The only similarity between War Emblem and Sort It Out is that Baffert acquired both horses via private sale in their 3-year-old season. Whereas War Emblem was a front-runner, Sort It Out is a come-from-behind horse.

"He needs a hot pace to run at," Baffert said. "No hot pace, he's not going to be effective."

Baffert confirmed that Brice Blanc, who rode Sort It Out in the Lexington Stakes, would retain the mount for the Derby.

"I've had a lot of luck with Brice. He's one of the best turf riders in the country and [Sort It Out] has to be ridden like that, with patience early," Baffert said.

With Blanc named on Sort it Out, that leaves only two Derby horses without riders: Andromeda's Hero and Going Wild.

Perret returns at age 54

Craig Perret will be riding in his first race in nearly six months during Derby week. Perret, who lives in nearby Shelbyville, Ky., has maintained a low profile since being one of 14 jockeys banished from Churchill last November during a dispute over accident insurance for jockeys .

Perret, 54, has hired former trainer Larry Edwards as his agent.

"Craig's been out getting on horses the last few days," said Edwards. "His fitness level and his timing are amazing. It'll be like he hasn't missed a day."

Perret, who has won more than 4,400 races, is one of five jockeys on the 2005 Hall of Fame ballot. He has ridden regularly in Kentucky for about the last 10 years.

Oaks boils down to Sis City

When trainers with fillies in the 131st Kentucky Oaks start talking about the race, it doesn't take them long to bring up Sis City, the speedy filly who figures as an odds-on choice when the Grade 1 Oaks is run Friday. Sis City enters off two smashing victories - a 16-length romp in the Feb. 5 Davona Dale at Gulfstream Park and a 10 1/2-length runaway in the April 9 Ashland at Keeneland.

Bernie Flint, who will saddle Runway Model as one of the secondary wagering choices, is one to readily acknowledge that Sis City is strictly the filly to beat. Flint is adamant that someone - anyone - needs to pose a challenge to Sis City to prevent her from scooting away to another big win.

"If nobody else goes out after her, my filly will, I'll tell you that," said Flint. "Everybody knows what has to happen for somebody else to have a chance. Somebody's got to run with Sis City."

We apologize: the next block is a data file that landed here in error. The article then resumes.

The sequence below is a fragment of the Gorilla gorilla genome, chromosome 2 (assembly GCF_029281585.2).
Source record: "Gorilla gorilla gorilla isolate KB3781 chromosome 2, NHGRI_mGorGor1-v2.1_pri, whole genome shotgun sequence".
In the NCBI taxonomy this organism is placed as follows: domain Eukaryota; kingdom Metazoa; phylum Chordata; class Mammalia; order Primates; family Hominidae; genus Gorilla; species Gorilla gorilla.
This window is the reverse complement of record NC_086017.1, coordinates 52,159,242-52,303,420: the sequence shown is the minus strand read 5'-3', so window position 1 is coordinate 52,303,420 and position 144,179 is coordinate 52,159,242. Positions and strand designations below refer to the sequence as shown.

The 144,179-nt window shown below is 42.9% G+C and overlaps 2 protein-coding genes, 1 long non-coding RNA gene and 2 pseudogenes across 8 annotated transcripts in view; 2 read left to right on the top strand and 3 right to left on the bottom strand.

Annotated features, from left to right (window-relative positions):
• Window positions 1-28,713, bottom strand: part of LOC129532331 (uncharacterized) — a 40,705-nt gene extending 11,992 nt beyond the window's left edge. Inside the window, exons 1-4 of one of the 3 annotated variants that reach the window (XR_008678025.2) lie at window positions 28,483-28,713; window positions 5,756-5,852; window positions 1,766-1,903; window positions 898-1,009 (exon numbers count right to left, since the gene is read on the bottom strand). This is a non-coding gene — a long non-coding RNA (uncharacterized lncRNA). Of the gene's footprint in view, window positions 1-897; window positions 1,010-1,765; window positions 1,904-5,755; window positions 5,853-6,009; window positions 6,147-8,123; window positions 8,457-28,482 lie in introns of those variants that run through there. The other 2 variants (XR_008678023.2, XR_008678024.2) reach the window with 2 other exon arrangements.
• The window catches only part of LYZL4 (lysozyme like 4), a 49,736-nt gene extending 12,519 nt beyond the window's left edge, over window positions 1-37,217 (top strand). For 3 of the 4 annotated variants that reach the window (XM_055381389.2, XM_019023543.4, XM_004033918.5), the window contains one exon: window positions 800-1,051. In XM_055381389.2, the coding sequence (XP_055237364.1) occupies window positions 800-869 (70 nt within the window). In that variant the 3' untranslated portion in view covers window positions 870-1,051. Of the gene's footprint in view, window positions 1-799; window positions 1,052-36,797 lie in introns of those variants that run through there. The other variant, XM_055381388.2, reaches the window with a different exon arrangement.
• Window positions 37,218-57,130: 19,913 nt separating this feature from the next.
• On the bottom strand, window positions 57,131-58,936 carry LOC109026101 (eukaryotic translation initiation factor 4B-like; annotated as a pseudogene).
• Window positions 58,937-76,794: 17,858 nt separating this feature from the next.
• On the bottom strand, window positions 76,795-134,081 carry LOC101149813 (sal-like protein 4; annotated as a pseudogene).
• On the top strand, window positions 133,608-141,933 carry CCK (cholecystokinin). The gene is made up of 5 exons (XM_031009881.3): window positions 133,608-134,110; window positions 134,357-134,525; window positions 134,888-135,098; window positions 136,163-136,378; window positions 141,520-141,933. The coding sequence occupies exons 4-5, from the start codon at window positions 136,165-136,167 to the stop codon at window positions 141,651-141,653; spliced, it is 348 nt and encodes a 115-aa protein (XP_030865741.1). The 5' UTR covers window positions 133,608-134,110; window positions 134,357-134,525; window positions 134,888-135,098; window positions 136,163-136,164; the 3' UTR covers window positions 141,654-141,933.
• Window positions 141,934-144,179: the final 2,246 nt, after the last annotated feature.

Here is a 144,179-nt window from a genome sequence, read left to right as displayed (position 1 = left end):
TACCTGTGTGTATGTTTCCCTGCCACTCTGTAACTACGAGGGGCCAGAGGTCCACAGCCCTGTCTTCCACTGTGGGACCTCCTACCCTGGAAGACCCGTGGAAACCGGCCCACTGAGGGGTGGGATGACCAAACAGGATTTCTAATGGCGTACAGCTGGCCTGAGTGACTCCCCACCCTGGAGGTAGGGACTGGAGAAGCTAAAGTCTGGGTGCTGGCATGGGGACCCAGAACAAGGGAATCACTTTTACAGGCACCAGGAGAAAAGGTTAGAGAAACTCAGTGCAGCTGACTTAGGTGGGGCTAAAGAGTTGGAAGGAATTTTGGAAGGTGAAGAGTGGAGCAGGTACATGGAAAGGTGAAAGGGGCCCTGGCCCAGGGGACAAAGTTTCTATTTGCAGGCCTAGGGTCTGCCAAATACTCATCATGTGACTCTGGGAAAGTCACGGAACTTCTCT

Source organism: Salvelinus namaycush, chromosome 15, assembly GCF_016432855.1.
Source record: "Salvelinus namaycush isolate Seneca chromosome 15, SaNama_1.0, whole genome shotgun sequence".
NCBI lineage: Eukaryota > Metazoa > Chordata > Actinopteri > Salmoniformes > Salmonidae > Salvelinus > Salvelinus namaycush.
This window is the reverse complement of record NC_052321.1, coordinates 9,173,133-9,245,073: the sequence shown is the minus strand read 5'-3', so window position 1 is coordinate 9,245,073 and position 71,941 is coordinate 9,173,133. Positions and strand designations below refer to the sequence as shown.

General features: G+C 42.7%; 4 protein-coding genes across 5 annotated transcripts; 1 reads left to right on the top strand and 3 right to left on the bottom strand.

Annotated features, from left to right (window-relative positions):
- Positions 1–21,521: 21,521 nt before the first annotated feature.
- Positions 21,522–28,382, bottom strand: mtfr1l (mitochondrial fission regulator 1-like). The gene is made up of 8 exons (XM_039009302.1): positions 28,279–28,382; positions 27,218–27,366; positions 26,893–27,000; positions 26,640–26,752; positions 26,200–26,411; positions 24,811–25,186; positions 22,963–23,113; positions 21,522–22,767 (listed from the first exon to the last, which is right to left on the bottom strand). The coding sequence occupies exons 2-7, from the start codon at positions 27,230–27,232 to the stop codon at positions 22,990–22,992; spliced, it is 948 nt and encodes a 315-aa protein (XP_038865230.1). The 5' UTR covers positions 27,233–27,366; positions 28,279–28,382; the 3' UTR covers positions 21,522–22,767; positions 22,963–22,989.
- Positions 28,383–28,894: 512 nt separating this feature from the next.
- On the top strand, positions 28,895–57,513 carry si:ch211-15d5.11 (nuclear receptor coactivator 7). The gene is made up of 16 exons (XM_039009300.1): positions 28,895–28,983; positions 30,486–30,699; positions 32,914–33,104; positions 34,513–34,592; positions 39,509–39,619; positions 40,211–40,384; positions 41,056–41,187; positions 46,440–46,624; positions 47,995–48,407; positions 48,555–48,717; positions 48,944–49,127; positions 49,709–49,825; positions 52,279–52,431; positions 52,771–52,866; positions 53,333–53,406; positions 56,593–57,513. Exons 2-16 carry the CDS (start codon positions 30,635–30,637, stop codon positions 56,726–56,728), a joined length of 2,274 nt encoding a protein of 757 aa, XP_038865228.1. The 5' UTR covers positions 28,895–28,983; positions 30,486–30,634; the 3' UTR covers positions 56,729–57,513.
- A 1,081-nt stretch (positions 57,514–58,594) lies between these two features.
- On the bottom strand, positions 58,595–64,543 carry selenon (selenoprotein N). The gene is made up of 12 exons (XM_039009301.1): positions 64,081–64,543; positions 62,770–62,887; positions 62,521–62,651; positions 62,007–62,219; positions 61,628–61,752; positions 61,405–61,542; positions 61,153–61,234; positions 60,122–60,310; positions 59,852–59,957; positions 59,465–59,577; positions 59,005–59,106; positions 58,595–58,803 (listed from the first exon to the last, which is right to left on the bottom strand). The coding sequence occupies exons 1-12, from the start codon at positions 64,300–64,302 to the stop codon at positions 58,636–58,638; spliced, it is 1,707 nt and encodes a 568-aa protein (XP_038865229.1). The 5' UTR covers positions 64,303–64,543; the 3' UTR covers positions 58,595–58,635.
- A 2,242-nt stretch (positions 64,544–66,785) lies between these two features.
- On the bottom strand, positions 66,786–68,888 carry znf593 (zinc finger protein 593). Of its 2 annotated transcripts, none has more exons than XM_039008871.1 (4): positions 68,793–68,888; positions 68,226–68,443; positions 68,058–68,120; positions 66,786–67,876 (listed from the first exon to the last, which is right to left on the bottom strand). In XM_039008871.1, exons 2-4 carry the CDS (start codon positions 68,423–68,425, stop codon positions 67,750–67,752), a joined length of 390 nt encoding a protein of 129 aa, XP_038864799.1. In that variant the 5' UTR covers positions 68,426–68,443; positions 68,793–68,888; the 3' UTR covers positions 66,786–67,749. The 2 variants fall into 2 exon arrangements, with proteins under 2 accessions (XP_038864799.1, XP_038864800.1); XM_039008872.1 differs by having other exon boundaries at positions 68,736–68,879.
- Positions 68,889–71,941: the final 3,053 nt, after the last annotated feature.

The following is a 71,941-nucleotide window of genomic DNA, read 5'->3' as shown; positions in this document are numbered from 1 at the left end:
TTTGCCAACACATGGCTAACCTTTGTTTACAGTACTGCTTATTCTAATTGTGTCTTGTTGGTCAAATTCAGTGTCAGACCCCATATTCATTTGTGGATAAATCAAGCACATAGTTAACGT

Runway Model, a consistent, late-running filly owned by Naveed Chowhan, will be ridden for the first time by Patrick Valenzuela. "We wanted to get a top jockey, and that's what P Val is," said Flint.

Besides Sis City and Runway Model, the other probables for the $500,000 Oaks are Dance Away Capote, Gallant Secret, In the Gold, Memorette, Rugula, and Summerly.

Entries for the 1 1/8-mile Oaks, as well as the entire Friday card, will be drawn Tuesday.

Sis City, trained by Richard Dutrow Jr., was scheduled to have her final prerace workout Sunday. She has been stabled at Churchill since shortly after her Ashland win. Edgar Prado has the mount.

Fanfare for grand opening

Opening day of the Churchill spring meet normally comes without pomp and circumstance, but considering that Saturday was the unveiling of the track's $121 million renovation, there were a few special touches.

First came a ceremonial ribbon-cutting at Gate 17, with the honors performed by Jerry Abramson, the mayor of Louisville, Tom Meeker, president of Churchill Downs Inc., and Steve Sexton, president of Churchill Downs racetrack. Then, before the first race, the West Louisville Boys' Choir performed a stirring rendition of the national anthem, followed by Churchill's bugler, Steve Buttleman, with "My Old Kentucky Home."

"It was decided at an employees' meeting Tuesday that we needed a little something extra because of what a special day this is for all of us," said a Churchill spokesman, John Asher.

- additional reporting by Marty McGee and Jay Privman